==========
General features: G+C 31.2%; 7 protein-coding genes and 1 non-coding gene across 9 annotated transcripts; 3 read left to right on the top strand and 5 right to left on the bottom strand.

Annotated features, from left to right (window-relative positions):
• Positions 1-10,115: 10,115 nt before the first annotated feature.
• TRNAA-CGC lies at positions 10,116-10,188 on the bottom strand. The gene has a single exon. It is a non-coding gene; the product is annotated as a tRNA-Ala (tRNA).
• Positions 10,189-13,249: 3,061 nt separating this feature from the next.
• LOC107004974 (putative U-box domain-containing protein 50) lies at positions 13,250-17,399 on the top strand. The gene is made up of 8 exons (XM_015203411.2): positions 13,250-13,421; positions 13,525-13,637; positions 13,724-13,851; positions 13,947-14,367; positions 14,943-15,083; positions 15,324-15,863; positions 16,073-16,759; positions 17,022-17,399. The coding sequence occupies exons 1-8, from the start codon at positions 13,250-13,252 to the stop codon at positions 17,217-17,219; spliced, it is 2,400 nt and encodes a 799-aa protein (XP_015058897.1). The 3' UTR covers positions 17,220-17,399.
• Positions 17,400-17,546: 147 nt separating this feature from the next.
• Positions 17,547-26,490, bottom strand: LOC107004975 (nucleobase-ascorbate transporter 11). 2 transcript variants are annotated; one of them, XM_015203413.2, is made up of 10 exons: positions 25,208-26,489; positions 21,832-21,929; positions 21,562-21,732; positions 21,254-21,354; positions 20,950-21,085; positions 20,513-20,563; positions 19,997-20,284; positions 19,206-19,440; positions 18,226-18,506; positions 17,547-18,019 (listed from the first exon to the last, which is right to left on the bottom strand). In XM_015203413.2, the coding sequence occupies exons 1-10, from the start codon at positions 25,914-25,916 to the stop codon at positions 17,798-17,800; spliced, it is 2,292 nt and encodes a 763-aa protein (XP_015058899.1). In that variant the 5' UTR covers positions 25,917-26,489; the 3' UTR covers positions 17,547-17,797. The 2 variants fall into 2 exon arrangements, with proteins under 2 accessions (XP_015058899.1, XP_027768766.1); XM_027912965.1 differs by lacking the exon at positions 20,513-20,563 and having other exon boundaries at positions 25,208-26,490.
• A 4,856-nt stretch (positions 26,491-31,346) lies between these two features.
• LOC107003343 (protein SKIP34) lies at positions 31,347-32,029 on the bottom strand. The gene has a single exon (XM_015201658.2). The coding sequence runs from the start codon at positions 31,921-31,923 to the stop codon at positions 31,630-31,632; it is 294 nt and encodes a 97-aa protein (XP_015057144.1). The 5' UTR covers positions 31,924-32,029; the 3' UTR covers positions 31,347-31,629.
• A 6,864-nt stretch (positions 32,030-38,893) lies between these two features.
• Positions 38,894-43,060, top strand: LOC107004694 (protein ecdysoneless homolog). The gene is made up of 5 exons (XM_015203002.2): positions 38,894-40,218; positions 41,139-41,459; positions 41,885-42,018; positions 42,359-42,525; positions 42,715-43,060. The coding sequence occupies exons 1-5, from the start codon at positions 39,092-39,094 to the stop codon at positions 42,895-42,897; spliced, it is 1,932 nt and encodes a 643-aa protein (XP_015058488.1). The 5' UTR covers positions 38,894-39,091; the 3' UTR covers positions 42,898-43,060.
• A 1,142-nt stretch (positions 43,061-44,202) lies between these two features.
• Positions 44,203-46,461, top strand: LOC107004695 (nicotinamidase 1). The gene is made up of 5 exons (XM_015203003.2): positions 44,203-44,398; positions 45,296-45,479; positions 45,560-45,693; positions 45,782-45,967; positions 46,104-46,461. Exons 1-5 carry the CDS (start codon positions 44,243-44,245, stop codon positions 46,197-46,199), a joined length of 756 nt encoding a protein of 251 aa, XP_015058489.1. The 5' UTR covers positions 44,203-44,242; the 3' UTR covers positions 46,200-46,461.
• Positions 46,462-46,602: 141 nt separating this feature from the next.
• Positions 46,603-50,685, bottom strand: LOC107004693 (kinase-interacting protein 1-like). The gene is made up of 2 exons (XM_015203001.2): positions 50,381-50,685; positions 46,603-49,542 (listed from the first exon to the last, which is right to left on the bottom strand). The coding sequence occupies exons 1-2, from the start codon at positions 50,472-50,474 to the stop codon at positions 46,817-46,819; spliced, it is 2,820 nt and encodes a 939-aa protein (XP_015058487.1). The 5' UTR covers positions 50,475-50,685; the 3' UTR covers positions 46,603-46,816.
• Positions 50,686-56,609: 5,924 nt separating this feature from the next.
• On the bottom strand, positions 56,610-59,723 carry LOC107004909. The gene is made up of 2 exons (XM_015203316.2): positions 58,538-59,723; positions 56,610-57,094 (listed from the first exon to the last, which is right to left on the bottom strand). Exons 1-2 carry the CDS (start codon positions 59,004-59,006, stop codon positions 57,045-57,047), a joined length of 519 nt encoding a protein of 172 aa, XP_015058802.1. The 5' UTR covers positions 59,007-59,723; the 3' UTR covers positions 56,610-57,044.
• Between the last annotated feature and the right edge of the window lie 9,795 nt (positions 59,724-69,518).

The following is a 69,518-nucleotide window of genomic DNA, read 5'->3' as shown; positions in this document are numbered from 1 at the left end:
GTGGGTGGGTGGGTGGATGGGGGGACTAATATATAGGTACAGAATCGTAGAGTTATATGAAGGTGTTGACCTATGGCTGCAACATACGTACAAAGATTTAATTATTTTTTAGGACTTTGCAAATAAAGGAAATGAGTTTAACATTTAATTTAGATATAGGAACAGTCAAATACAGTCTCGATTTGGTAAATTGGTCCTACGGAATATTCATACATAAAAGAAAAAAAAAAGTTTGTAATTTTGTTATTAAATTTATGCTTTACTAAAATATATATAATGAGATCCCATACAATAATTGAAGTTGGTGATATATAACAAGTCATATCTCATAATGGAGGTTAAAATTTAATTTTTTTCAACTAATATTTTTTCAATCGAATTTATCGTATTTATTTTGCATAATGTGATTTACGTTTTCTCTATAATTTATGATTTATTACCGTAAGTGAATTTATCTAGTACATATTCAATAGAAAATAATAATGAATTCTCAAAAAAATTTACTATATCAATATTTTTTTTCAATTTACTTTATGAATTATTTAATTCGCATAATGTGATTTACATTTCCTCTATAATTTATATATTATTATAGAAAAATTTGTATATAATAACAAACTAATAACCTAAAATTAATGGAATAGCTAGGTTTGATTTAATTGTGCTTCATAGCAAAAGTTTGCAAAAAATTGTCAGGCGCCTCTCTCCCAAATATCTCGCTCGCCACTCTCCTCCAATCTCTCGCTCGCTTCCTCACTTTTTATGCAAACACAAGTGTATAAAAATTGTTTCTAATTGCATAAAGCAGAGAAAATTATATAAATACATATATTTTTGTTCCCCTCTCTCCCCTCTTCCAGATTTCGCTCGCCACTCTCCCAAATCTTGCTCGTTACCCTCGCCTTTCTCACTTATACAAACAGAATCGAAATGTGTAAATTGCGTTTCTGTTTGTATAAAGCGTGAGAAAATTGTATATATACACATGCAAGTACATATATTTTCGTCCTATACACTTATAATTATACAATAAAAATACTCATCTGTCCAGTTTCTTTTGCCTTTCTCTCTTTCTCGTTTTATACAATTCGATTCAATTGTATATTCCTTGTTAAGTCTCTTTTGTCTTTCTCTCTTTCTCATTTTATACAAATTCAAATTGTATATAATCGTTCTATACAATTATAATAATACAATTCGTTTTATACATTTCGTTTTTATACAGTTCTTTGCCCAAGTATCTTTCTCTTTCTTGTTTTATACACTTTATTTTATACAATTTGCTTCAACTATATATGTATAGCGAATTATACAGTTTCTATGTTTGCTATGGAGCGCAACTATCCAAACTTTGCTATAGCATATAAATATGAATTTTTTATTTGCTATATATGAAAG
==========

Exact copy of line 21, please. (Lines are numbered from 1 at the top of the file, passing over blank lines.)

GTGGGTGGGTGGGTGGATGGGGGGACTAATATATAGGTACAGAATCGTAGAGTTATATGAAGGTGTTGACCTATGGCTGCAACATACGTACAAAGATTTAATTATTTTTTAGGACTTTGCAAATAAAGGAAATGAGTTTAACATTTAATTTAGATATAGGAACAGTCAAATACAGTCTCGATTTGGTAAATTGGTCCTACGGAATATTCATACATAAAAGAAAAAAAAAAGTTTGTAATTTTGTTATTAAATTTATGCTTTACTAAAATATATATAATGAGATCCCATACAATAATTGAAGTTGGTGATATATAACAAGTCATATCTCATAATGGAGGTTAAAATTTAATTTTTTTCAACTAATATTTTTTCAATCGAATTTATCGTATTTATTTTGCATAATGTGATTTACGTTTTCTCTATAATTTATGATTTATTACCGTAAGTGAATTTATCTAGTACATATTCAATAGAAAATAATAATGAATTCTCAAAAAAATTTACTATATCAATATTTTTTTTCAATTTACTTTATGAATTATTTAATTCGCATAATGTGATTTACATTTCCTCTATAATTTATATATTATTATAGAAAAATTTGTATATAATAACAAACTAATAACCTAAAATTAATGGAATAGCTAGGTTTGATTTAATTGTGCTTCATAGCAAAAGTTTGCAAAAAATTGTCAGGCGCCTCTCTCCCAAATATCTCGCTCGCCACTCTCCTCCAATCTCTCGCTCGCTTCCTCACTTTTTATGCAAACACAAGTGTATAAAAATTGTTTCTAATTGCATAAAGCAGAGAAAATTATATAAATACATATATTTTTGTTCCCCTCTCTCCCCTCTTCCAGATTTCGCTCGCCACTCTCCCAAATCTTGCTCGTTACCCTCGCCTTTCTCACTTATACAAACAGAATCGAAATGTGTAAATTGCGTTTCTGTTTGTATAAAGCGTGAGAAAATTGTATATATACACATGCAAGTACATATATTTTCGTCCTATACACTTATAATTATACAATAAAAATACTCATCTGTCCAGTTTCTTTTGCCTTTCTCTCTTTCTCGTTTTATACAATTCGATTCAATTGTATATTCCTTGTTAAGTCTCTTTTGTCTTTCTCTCTTTCTCATTTTATACAAATTCAAATTGTATATAATCGTTCTATACAATTATAATAATACAATTCGTTTTATACATTTCGTTTTTATACAGTTCTTTGCCCAAGTATCTTTCTCTTTCTTGTTTTATACACTTTATTTTATACAATTTGCTTCAACTATATATGTATAGCGAATTATACAGTTTCTATGTTTGCTATGGAGCGCAACTATCCAAACTTTGCTATAGCATATAAATATGAATTTTTTATTTGCTATATATGAAAG